Degree Type


Date of Award


Degree Name

Doctor of Philosophy


Physics and Astronomy

First Advisor

Steven D. Kawaler


Subdwarf B (sdB) stars are low mass (0.5 Msun) helium burning stars with thin hydrogen envelopes and Teff 22000-40000 K. Many of these stars are found in binary systems. One common proposed formation mechanism is common envelope (CE) ejection, where the companion spirals deep into the star's envelope ejecting the outer layers and forming a close binary system. In this dissertation, we use short cadence (tint=58.86 s) Kepler photometric time-series data to study three close sdB binaries with P $\approx$ 10 hours and g-mode pulsations. Asteroseismic analysis finds that each system has a constant period spacing of &sim 250 s consistent with single sdB stars. This analysis also shows the presence of rotational multiplets which we used to find the rotation period. In all three cases the binary system is far from tidal synchronization with a rotation period an order of magnitude longer than the orbital period. These observations agree with predictions using the Zahn formulation of tidal evolution which predicts a synchronization time longer than the sdB lifetime ($108 yr). We use this synchronization time to backtrack the sdB's rotation history and find its initial rotation period as it is first exiting the CE. This is one of the only observationally based constraints that has been placed on CE evolution. Preliminary investigations of single sdB stars show similar rotation periods, indicating that the rotation period may be independent of the formation channel.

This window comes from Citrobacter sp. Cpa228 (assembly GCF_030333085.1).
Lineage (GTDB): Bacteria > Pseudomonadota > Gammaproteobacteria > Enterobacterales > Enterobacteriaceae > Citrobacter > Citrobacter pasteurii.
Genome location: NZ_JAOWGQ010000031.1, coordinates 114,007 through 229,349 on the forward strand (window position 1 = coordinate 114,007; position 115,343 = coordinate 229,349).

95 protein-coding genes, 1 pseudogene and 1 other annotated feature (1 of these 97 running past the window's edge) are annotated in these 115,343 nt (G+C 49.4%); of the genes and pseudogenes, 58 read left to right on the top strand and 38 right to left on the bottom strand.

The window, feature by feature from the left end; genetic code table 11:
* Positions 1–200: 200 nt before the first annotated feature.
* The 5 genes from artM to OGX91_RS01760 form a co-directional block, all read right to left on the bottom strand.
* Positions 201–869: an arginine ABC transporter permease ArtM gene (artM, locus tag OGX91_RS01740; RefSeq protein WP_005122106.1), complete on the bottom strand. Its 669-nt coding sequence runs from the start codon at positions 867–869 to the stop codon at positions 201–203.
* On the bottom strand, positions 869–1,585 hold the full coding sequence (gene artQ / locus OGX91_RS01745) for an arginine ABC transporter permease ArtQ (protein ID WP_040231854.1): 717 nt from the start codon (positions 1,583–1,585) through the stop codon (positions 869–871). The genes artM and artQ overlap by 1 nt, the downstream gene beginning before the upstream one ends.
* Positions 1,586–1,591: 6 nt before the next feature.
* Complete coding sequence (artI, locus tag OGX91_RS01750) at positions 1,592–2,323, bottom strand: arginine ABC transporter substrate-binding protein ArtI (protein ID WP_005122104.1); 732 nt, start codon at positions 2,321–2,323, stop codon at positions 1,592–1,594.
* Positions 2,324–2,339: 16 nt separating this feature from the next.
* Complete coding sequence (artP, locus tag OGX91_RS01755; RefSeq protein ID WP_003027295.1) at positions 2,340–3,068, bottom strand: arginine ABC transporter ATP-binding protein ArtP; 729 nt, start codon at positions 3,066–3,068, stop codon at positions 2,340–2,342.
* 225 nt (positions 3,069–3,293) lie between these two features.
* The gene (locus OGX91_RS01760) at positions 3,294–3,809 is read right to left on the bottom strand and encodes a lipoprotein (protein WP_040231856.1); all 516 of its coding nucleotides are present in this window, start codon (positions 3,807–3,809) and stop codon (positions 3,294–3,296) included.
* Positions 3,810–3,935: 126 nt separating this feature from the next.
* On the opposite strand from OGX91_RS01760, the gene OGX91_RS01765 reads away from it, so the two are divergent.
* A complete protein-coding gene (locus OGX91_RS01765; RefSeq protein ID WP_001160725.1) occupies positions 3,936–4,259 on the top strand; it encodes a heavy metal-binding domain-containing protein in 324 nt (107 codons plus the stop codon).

Copyright Owner

Herbert William Pablo



File Format


File Size

127 pages